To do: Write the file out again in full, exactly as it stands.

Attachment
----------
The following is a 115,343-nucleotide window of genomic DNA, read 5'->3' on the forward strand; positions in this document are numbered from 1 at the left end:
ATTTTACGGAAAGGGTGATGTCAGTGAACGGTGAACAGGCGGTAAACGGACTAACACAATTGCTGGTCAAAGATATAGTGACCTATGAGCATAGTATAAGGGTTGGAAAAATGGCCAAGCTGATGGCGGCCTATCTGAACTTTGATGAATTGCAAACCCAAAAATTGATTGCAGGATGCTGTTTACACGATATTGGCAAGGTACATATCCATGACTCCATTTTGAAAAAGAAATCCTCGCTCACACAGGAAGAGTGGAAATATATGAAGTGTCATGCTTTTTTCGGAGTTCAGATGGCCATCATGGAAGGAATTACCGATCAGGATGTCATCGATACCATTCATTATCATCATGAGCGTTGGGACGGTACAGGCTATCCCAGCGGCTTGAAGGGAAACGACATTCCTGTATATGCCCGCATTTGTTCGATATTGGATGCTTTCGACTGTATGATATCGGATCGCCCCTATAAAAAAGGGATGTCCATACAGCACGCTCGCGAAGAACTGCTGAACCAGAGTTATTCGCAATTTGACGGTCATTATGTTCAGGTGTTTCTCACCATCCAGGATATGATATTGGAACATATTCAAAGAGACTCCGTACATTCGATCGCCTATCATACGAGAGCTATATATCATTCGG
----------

The following is a 115,343-nucleotide window of genomic DNA, read 5'->3' on the forward strand; positions in this document are numbered from 1 at the left end:
ATTTTACGGAAAGGGTGATGTCAGTGAACGGTGAACAGGCGGTAAACGGACTAACACAATTGCTGGTCAAAGATATAGTGACCTATGAGCATAGTATAAGGGTTGGAAAAATGGCCAAGCTGATGGCGGCCTATCTGAACTTTGATGAATTGCAAACCCAAAAATTGATTGCAGGATGCTGTTTACACGATATTGGCAAGGTACATATCCATGACTCCATTTTGAAAAAGAAATCCTCGCTCACACAGGAAGAGTGGAAATATATGAAGTGTCATGCTTTTTTCGGAGTTCAGATGGCCATCATGGAAGGAATTACCGATCAGGATGTCATCGATACCATTCATTATCATCATGAGCGTTGGGACGGTACAGGCTATCCCAGCGGCTTGAAGGGAAACGACATTCCTGTATATGCCCGCATTTGTTCGATATTGGATGCTTTCGACTGTATGATATCGGATCGCCCCTATAAAAAAGGGATGTCCATACAGCACGCTCGCGAAGAACTGCTGAACCAGAGTTATTCGCAATTTGACGGTCATTATGTTCAGGTGTTTCTCACCATCCAGGATATGATATTGGAACATATTCAAAGAGACTCCGTACATTCGATCGCCTATCATACGAGAGCTATATATCATTCGG